Barred Owl

Barred Owl Picture

A Barred Owl is a fun bird to see while bird watching. Below are some tips to help you identify Barred Owls. We have also put together a list of fun Barred Owl T-shirts, Barred Owl bird patches, bird houses, bird feeders, binoculars, stickers and other fun bird watching items.

About Barred Owls

The Barred Owls are known for their classic hooting call, “who cooks for you?” in old forests and southern swamps. Although active at night, they hunt and call during the day too. They are easier to hear than to see when active. Although they are originally from the east, through the years they have spread southward into California.

Description and Identification

Barred Owls are identified as birds with brown and white feathers all over the body with horizontal brown marks on the white surface around their breast. Barred Owls have black or very dark brown eyes making them easily distinguishable from other owls who have yellow eyes. The horizontal brown bars or lines over the white background near the breast area give the owls their popular name “Barred Owl”. The big dark brown and black eyes make Barred Owls visible even from a distance. Their sharp beak helps them hunt and catch their prey with great speed and strength. Northern Barred Owls are usually different because of their brown eyes which are not very common in other species of owls.

Barred Owl Color Pattern

Barred owls are primarily brown and white. They have brown upperparts with buff-white spotting and buff-white underparts with dark brown bars on the breast and vertical brown bars on the belly. Their eyes are almost black distinguishing them from the other owls. Their legs are brown feathered and the tail and wings are barred brown and white.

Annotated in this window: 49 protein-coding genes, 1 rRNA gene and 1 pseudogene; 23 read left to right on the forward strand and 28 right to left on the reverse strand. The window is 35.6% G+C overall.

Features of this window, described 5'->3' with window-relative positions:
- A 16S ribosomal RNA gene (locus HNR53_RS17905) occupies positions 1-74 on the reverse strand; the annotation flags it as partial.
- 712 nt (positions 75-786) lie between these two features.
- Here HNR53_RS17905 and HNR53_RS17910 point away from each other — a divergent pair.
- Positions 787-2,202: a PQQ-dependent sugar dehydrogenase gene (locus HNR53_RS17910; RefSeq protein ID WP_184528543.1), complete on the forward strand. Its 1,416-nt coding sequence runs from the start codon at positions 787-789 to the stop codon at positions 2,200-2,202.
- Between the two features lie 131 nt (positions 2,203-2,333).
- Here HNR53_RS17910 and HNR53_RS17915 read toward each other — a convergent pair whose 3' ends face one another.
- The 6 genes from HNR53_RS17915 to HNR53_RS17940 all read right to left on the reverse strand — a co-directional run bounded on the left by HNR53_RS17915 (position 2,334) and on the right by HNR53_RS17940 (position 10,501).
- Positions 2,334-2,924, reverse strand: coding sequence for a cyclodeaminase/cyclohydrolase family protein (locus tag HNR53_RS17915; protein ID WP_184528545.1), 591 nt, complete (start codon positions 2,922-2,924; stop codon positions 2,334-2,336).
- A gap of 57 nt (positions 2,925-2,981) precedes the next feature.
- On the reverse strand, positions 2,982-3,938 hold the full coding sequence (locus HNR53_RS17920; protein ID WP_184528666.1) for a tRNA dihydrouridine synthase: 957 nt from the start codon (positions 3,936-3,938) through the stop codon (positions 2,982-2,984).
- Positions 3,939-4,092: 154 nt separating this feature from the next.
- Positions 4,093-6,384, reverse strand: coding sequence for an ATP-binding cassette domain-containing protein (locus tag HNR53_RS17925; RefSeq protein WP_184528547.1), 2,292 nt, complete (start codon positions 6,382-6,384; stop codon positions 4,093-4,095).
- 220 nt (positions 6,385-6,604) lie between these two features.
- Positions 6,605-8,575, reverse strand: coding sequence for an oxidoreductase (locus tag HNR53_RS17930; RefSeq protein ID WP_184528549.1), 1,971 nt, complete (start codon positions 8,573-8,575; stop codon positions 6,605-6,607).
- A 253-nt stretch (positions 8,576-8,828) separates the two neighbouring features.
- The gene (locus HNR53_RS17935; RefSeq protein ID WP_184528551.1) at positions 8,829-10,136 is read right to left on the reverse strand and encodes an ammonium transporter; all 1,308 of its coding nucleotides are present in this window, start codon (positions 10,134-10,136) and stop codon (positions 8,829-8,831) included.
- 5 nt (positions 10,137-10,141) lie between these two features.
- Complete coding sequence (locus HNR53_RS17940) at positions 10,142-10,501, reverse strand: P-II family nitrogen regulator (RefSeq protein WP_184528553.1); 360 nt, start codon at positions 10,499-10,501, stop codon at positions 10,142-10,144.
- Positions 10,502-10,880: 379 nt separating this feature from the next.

Barred Owl Size

They are larger than a barn owl but dwarfed by a great horned owl. They have rounded tails, rounded heads, and no ear tufts. Both sexes are 16.9-19.7 inches in length and weigh 16.6-37 ounces. They have a wingspan of 39-43.3 inches.

Barred Owl

Barred Owl Behavior

They hunt by night and day, they hunt small animals such as rodents. They search for prey by watching from perch. Barred owls can be heard calling in the night and day and are less aggressive compared to their relatives. They can also search for prey by flying low.

Barred Owl Diet

Barred Owls are nocturnal predators who eat small rodents, amphibians,  fish and mammals like bats. They are opportunistic hunters which means they are fast creatures with great hunting skills. They hunt in the same habitat for life and don’t migrate for food. Once they encounter prey, they change their hunting strategies to capture it, despite them not looking for that. Usually while hunting they perch on the topmost branches and their incredible eyesight allows them to spot moving prey quite easily. They dive down on the prey and stomp it with their powerful feats. 

They mostly feed on small animals such as mice, squirrels, rabbits, and other small animals. Barred owls also eat insects, lizards, snakes, frogs, and birds. These owls sometimes wade on the water to catch fish and other aquatic creatures.

Barred Owl Habitat

Barred Owls are nocturnal predators who prefer thick canopy of dense forests. Barred Owls prefer deciduous forests or even coniferous forests located on banks of lakes or swamps. They also prefer treeline bordering small clearings with long grass where they can hunt for small rodents. Barred Owls are stationary birds and don’t migrate at all. Barred Owls hide in dense foliage, usually high up in trees during the day. They also roost inside natural holes in broad tree-trunks. Their favorite nesting spaces are small cavities in tree trunks or abandoned Hawk or Crow nests. They protect these nests with fierceness.